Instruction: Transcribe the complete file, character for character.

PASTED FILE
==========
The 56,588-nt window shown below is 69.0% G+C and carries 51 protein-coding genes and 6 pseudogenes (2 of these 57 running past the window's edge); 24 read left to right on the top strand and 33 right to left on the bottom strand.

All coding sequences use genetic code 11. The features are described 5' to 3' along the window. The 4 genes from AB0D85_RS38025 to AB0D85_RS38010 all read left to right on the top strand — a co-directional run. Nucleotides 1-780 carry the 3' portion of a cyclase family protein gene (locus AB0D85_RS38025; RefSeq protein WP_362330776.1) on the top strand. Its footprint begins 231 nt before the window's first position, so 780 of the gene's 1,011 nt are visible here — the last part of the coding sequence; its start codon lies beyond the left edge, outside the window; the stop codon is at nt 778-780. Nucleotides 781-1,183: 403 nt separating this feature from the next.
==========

The 56,588-nt window shown below is 69.0% G+C and carries 51 protein-coding genes and 6 pseudogenes (2 of these 57 running past the window's edge); 24 read left to right on the top strand and 33 right to left on the bottom strand.

All coding sequences use genetic code 11. The features are described 5' to 3' along the window. The 4 genes from AB0D85_RS38025 to AB0D85_RS38010 all read left to right on the top strand — a co-directional run. Nucleotides 1-780 carry the 3' portion of a cyclase family protein gene (locus AB0D85_RS38025; RefSeq protein WP_362330776.1) on the top strand. Its footprint begins 231 nt before the window's first position, so 780 of the gene's 1,011 nt are visible here — the last part of the coding sequence; its start codon lies beyond the left edge, outside the window; the stop codon is at nt 778-780. Nucleotides 781-1,183: 403 nt separating this feature from the next.